Based on Episode 04 of the “Modern Day Missionaries” Podcast in an interview with Ps. Robert Barriger
Who’s feeling a little lonely today? Survey says, if you’re a missionary, there’s a good chance you are. You’re out there, surrounded by and ministering to people. You sure don’t look lonely to an outside observer! But you feel it, deep in your soul. Pastor Robert Barriger, a missionary of nearly 40 years in Lima, Peru, says that the most important factor that has helped his relationship with God stay vibrant, is staying connected to community. And he’s an introvert. Big time.
When we think of cultivating our faith, those of us who come from individualistic countries, such as the U.S., often immediately go to activities we can do alone. Praying by ourselves. Reading the Word by ourselves. But we were never intended to live a life of faith alone. That’s just lonely. So what about the people we serve? Of course, God calls us to live our faith out with them. That is the beautiful and messy part of any minister in any context. But, as Barriger points out, we also need friendships outside of the church or ministry we’re serving as well.
“We minister to many, but we get close to a few.”
We need friends who are safe spaces to process the deep parts of us. Who are both non-judgmental but also challenging. Who know us and love us and spur us on to good deeds. Who can pray for us, and we can pray for them. How do we find these friends if we can’t find them? Barriger says, “It takes a long time to make old friends. You need some old friends––people who have been around since you started. Hold on to those old friends. “A man asked a gardener, ‘When is the best time to plant a tree?’ ‘Ten years ago,’ he said, “because then today you would be living under its leaves and enjoying its fruit.’ “‘Well…when is the second best time to plant a tree,’ the man asked. ‘Today,’ replied the gardener.”
If you don’t have old friends, begin to make them today, and as the years grow, you will both be able to sit under each other’s leaves and enjoy each other’s fruit. And to those who have tried and have still not found these kinds of friends, Barriger says, “Keep trying until you find them! Be available to be hurt.” Don’t let rejection or frustration shut you down. You might find someone you want to be friends with, but they don’t have the margin for new friends. That hurts! But keep trying. An old friend might pull away after years of friendship. That hurts! But keep trying. You might be betrayed or let down or ignored…the list goes on. But recognize these for what they are: the tactics of the enemy to get you to isolate.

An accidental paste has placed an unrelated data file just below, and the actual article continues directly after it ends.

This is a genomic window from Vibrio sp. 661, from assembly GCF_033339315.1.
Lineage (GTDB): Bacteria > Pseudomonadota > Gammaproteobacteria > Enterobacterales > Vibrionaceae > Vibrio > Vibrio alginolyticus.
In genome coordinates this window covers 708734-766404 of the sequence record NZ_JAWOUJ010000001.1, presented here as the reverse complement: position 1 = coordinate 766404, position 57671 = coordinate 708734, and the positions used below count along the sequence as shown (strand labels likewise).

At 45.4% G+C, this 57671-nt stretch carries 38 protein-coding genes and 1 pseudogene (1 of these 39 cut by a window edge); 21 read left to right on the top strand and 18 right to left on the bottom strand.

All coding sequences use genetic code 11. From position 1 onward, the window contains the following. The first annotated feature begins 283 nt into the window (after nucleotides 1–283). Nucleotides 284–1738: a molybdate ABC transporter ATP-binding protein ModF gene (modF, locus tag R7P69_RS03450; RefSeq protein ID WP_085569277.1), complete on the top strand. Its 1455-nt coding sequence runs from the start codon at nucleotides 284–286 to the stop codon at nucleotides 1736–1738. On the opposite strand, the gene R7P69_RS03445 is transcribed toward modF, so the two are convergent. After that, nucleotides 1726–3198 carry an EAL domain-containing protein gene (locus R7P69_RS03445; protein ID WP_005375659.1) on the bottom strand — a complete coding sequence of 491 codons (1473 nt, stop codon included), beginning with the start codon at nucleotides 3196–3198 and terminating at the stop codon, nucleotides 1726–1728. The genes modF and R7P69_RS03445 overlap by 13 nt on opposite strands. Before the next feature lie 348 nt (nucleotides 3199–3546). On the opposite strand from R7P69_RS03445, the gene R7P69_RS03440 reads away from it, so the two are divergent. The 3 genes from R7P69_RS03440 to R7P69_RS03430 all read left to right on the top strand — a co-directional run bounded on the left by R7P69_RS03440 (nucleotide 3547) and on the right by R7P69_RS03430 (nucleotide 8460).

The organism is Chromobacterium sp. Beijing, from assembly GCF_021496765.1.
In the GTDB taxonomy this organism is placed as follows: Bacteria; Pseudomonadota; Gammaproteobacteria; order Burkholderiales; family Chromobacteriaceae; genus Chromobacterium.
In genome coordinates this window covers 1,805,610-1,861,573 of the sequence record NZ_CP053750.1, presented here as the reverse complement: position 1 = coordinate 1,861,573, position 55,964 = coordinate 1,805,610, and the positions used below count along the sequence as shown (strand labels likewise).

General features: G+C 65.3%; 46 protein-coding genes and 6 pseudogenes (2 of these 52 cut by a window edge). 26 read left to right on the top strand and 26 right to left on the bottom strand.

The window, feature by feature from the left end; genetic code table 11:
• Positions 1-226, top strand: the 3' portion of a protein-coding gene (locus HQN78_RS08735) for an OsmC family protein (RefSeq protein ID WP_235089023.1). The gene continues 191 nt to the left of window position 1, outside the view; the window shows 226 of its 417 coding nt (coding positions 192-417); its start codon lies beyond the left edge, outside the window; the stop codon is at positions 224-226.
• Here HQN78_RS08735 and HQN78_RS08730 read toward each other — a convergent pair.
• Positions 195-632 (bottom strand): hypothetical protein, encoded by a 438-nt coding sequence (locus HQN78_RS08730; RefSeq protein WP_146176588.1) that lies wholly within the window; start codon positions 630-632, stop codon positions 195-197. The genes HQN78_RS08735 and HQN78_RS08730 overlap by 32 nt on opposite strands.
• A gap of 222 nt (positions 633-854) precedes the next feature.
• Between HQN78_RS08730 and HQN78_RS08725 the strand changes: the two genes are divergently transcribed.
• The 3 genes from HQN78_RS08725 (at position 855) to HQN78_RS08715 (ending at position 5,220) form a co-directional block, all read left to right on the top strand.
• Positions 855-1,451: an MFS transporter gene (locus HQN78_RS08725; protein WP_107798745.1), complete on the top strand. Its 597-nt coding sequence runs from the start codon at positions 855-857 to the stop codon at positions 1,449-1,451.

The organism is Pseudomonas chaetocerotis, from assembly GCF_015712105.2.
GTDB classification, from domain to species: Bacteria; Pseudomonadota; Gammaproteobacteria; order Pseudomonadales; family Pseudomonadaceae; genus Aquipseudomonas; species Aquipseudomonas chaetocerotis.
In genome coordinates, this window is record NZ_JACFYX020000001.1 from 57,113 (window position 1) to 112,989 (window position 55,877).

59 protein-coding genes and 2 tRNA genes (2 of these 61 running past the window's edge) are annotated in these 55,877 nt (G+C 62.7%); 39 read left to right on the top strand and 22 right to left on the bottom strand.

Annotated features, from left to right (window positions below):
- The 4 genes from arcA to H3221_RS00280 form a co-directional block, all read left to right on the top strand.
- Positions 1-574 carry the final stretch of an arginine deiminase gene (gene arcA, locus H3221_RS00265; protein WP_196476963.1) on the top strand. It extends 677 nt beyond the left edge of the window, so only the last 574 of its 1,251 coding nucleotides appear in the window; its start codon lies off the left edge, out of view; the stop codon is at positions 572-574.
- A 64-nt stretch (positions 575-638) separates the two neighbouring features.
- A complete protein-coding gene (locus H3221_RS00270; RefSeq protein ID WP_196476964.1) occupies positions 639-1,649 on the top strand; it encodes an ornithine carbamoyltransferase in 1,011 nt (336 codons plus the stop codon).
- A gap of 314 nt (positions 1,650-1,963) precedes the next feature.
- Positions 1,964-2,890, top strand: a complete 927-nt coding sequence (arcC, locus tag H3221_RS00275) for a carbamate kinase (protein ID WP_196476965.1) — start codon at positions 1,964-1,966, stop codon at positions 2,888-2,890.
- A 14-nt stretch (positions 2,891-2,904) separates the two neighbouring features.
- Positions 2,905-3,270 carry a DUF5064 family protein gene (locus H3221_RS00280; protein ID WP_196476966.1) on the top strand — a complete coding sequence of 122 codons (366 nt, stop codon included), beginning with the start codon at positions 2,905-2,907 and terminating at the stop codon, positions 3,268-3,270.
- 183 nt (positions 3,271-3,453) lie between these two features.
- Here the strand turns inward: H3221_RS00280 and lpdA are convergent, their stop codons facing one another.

And weird things happen in isolation. We begin to believe the lies of the enemy rather than talk about them with friends who can remind us of God’s truth. We begin to, like the prophet Elijah, cry out to God, “I’m alone! I’m the only one!” when God wants to remind us through close friendships that we are anything but alone. Relationships can be the biggest source of pain in our lives. But God has designed them to also be the biggest source of blessing.
Don’t let the past, present, or potential pain of people close you down.
Take a deep breath, and let God bring people into your life who will come alongside you, and you alongside them. Who will infuse your relationship with God with life and energy, allowing you to serve him fully and on fire, wherever He has placed you.
To hear the full interview with Robert Barriger, check out the “Modern Day Missionaries” Podcast.
Mentioned Resources in Podcast
Honour Found: Experiencing the Power of the Honour Principle and How it Can Add Significance to Your Life by Robert Barriger
La Iglesia Relevante by Robert Barriger
Filtros: Criterios para decidir mejor by Robert Barriger
A Long Obedience in the Same Direction: Discipleship in an Instant Society by Eugene Peterson
Ways to Connect With Robert Barriger
Instagram: @robertbarriger @caminodevida
Modern Day Missionaries Facebook Group (For Modern Day Missions missionaries)
Velvet Ashes missionary community for women
Find Your People by Jennie Allen
The Company We Keep: In Search of Biblical Friendship by Jonathan Holmes
A Beginner’s Guide to Crossing Cultures: Making Friends in a Multicultural World by Patty Lane